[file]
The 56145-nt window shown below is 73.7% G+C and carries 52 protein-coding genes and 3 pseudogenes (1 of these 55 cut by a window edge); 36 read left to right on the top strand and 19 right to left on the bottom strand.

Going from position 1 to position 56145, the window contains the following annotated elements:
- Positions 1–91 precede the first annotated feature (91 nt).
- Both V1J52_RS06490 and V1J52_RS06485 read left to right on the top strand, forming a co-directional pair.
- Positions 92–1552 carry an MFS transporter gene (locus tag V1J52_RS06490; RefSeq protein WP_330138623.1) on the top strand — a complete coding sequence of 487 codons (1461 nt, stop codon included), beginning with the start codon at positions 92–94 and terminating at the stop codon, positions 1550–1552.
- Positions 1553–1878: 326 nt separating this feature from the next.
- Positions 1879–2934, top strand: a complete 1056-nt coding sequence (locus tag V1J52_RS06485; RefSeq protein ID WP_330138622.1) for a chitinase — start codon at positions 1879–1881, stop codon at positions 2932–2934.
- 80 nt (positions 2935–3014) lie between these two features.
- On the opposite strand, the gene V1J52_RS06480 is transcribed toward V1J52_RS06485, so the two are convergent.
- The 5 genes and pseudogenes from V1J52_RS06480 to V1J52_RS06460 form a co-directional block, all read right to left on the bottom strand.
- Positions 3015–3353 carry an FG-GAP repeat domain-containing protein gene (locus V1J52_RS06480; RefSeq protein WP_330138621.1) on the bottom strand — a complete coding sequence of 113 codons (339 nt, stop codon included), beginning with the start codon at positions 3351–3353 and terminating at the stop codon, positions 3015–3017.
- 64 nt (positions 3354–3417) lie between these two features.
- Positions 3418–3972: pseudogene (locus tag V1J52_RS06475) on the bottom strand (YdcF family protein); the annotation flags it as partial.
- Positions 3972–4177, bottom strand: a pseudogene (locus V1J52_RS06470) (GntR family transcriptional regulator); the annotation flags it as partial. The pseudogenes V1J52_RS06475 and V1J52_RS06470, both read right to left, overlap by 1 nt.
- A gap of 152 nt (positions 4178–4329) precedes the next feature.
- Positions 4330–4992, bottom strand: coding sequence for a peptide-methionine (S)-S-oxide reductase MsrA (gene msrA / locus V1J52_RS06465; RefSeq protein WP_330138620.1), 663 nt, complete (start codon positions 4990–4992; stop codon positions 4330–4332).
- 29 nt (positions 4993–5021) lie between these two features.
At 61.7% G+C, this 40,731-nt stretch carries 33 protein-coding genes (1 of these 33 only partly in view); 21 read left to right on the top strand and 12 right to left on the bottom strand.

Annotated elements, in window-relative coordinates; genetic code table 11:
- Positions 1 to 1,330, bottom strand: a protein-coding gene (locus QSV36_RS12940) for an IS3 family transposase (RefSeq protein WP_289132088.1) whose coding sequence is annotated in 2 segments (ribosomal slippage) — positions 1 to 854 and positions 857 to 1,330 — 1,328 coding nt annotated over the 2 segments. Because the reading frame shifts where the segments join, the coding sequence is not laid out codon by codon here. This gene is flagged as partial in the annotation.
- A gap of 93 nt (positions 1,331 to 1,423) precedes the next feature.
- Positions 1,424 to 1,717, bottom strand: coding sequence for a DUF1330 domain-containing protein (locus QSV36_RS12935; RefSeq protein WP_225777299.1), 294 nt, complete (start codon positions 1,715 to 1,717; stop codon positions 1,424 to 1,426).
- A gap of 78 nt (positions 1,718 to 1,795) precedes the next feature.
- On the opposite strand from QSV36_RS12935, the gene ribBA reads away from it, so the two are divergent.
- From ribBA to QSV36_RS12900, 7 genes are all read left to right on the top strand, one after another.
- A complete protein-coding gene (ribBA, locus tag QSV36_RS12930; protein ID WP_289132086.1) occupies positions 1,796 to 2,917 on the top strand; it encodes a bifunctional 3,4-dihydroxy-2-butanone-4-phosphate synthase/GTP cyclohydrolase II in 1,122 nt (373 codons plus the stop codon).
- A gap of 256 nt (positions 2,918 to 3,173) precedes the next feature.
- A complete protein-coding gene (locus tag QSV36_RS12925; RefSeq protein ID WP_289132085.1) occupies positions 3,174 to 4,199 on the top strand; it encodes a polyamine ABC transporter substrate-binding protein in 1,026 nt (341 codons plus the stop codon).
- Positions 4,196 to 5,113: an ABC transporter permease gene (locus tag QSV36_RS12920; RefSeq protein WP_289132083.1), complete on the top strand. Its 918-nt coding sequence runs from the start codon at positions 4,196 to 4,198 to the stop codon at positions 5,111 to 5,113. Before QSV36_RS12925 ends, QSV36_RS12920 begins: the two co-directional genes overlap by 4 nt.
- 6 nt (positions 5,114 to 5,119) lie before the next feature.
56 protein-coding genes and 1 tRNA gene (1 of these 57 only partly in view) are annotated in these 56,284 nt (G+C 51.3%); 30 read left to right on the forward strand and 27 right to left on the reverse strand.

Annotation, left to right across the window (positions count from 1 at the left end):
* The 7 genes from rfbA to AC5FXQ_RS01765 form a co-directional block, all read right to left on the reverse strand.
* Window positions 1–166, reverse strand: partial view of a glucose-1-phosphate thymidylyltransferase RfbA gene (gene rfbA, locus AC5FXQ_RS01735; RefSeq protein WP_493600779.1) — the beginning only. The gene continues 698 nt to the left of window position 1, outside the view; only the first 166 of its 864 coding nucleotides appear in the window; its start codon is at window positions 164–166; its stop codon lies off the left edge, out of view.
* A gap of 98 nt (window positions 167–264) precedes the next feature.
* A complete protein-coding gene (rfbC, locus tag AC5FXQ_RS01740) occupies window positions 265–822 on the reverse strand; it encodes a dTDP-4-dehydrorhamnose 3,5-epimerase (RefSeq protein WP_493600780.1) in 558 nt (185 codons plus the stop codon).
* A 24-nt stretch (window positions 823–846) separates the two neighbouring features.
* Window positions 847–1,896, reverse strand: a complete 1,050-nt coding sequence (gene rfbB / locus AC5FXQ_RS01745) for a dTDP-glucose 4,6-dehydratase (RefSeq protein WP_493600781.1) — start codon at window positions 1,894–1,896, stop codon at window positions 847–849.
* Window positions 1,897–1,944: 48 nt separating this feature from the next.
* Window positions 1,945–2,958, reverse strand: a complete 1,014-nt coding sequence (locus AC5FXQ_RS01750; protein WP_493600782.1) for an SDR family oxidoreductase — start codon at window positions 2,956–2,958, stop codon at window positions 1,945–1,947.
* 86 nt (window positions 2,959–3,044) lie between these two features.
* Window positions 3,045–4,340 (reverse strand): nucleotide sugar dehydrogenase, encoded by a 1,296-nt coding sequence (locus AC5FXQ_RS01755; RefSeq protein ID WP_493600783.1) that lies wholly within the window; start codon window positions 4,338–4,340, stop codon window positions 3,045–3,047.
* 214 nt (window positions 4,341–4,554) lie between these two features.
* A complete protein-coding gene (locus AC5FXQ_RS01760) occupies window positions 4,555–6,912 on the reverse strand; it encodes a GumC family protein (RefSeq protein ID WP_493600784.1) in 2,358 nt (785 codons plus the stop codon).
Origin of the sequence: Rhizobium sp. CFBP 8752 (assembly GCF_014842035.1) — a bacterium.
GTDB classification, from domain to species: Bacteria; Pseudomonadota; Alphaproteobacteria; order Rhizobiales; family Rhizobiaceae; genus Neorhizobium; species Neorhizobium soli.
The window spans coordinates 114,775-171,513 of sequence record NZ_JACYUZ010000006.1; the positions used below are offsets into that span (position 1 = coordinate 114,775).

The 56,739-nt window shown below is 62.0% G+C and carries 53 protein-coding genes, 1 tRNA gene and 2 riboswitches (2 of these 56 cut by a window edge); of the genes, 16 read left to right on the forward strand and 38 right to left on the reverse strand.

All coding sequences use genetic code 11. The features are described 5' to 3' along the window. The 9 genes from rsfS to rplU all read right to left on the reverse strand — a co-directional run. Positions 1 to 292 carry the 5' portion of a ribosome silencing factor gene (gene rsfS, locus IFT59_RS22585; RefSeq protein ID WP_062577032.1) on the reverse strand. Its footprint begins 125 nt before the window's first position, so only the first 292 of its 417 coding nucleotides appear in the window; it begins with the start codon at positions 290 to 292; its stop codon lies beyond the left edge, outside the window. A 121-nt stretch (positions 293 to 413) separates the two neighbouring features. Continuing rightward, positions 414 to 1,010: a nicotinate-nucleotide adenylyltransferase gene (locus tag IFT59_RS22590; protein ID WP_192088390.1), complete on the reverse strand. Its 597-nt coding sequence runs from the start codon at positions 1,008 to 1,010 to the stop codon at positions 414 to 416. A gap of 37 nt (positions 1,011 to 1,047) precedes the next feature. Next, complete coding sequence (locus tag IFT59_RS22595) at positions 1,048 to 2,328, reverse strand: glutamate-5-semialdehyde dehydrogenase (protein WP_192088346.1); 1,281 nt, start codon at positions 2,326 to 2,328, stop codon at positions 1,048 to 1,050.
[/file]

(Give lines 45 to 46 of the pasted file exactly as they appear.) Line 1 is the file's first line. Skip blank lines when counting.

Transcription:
Origin of the sequence: Rhizobium sp. CFBP 8752 (assembly GCF_014842035.1) — a bacterium.
GTDB classification, from domain to species: Bacteria; Pseudomonadota; Alphaproteobacteria; order Rhizobiales; family Rhizobiaceae; genus Neorhizobium; species Neorhizobium soli.